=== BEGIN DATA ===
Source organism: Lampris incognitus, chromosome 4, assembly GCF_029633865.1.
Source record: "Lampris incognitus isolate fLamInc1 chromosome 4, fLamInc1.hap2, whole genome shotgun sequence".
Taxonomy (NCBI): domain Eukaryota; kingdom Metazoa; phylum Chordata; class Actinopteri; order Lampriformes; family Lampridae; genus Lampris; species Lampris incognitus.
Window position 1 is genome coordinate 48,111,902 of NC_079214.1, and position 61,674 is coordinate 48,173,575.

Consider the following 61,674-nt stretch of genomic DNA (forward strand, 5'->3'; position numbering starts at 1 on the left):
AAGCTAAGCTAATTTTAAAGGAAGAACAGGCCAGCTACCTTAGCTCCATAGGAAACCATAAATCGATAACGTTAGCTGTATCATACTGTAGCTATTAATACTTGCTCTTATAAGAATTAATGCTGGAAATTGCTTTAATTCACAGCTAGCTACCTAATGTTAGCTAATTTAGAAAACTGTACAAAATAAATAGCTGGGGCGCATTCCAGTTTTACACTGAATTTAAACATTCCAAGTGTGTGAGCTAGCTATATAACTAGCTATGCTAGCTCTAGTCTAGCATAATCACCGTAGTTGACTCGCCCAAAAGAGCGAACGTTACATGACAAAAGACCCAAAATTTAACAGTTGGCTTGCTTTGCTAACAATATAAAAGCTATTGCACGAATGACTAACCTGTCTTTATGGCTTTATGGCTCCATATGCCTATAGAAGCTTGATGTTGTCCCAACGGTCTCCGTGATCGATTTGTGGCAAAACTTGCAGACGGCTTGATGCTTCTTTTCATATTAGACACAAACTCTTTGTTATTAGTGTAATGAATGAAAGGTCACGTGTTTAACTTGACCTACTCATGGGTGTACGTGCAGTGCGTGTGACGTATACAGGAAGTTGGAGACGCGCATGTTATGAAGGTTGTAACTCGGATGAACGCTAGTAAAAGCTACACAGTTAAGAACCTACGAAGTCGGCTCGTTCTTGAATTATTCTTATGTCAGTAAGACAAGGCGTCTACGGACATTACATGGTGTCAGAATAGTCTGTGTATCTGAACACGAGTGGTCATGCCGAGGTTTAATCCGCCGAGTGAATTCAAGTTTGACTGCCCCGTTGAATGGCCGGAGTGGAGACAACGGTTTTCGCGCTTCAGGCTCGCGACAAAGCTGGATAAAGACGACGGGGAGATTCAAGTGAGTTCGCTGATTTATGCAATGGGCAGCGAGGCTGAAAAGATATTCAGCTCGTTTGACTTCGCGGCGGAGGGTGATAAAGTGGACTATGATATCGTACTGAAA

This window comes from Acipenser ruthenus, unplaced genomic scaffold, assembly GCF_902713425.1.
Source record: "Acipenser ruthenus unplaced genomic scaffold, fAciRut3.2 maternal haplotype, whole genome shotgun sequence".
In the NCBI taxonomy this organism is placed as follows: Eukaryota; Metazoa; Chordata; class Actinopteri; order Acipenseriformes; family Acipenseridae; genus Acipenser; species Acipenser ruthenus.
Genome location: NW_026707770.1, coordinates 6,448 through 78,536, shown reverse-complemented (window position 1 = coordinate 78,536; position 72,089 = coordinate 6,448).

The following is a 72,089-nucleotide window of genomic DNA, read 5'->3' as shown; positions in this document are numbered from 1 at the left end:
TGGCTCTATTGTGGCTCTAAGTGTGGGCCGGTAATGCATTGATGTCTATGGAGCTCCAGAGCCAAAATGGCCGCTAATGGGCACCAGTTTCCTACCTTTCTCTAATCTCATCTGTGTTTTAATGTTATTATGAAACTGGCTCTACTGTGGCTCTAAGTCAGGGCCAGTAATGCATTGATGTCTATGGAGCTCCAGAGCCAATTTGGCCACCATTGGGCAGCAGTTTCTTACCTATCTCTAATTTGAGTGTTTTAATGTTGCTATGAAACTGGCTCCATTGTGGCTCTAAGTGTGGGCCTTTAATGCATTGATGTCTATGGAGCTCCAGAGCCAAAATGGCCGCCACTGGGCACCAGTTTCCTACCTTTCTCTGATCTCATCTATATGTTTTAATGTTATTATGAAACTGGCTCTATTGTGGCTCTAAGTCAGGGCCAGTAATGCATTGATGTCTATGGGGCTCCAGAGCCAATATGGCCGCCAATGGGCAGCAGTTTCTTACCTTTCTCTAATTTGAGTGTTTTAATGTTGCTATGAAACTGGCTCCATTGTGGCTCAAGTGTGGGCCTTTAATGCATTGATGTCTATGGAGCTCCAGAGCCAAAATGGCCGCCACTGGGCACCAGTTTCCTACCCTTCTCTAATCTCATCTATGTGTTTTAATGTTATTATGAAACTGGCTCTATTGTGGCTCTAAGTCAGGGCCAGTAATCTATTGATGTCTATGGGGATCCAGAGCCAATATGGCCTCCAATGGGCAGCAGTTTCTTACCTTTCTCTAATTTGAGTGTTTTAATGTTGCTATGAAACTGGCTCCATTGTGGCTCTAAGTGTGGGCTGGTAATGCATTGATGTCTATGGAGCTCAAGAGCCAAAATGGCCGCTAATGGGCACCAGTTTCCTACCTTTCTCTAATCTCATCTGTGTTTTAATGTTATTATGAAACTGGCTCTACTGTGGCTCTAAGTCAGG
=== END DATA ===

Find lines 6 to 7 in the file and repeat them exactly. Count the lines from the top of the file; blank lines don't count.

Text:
AAGCTAAGCTAATTTTAAAGGAAGAACAGGCCAGCTACCTTAGCTCCATAGGAAACCATAAATCGATAACGTTAGCTGTATCATACTGTAGCTATTAATACTTGCTCTTATAAGAATTAATGCTGGAAATTGCTTTAATTCACAGCTAGCTACCTAATGTTAGCTAATTTAGAAAACTGTACAAAATAAATAGCTGGGGCGCATTCCAGTTTTACACTGAATTTAAACATTCCAAGTGTGTGAGCTAGCTATATAACTAGCTATGCTAGCTCTAGTCTAGCATAATCACCGTAGTTGACTCGCCCAAAAGAGCGAACGTTACATGACAAAAGACCCAAAATTTAACAGTTGGCTTGCTTTGCTAACAATATAAAAGCTATTGCACGAATGACTAACCTGTCTTTATGGCTTTATGGCTCCATATGCCTATAGAAGCTTGATGTTGTCCCAACGGTCTCCGTGATCGATTTGTGGCAAAACTTGCAGACGGCTTGATGCTTCTTTTCATATTAGACACAAACTCTTTGTTATTAGTGTAATGAATGAAAGGTCACGTGTTTAACTTGACCTACTCATGGGTGTACGTGCAGTGCGTGTGACGTATACAGGAAGTTGGAGACGCGCATGTTATGAAGGTTGTAACTCGGATGAACGCTAGTAAAAGCTACACAGTTAAGAACCTACGAAGTCGGCTCGTTCTTGAATTATTCTTATGTCAGTAAGACAAGGCGTCTACGGACATTACATGGTGTCAGAATAGTCTGTGTATCTGAACACGAGTGGTCATGCCGAGGTTTAATCCGCCGAGTGAATTCAAGTTTGACTGCCCCGTTGAATGGCCGGAGTGGAGACAACGGTTTTCGCGCTTCAGGCTCGCGACAAAGCTGGATAAAGACGACGGGGAGATTCAAGTGAGTTCGCTGATTTATGCAATGGGCAGCGAGGCTGAAAAGATATTCAGCTCGTTTGACTTCGCGGCGGAGGGTGATAAAGTGGACTATGATATCGTACTGAAA

This window comes from Acipenser ruthenus, unplaced genomic scaffold, assembly GCF_902713425.1.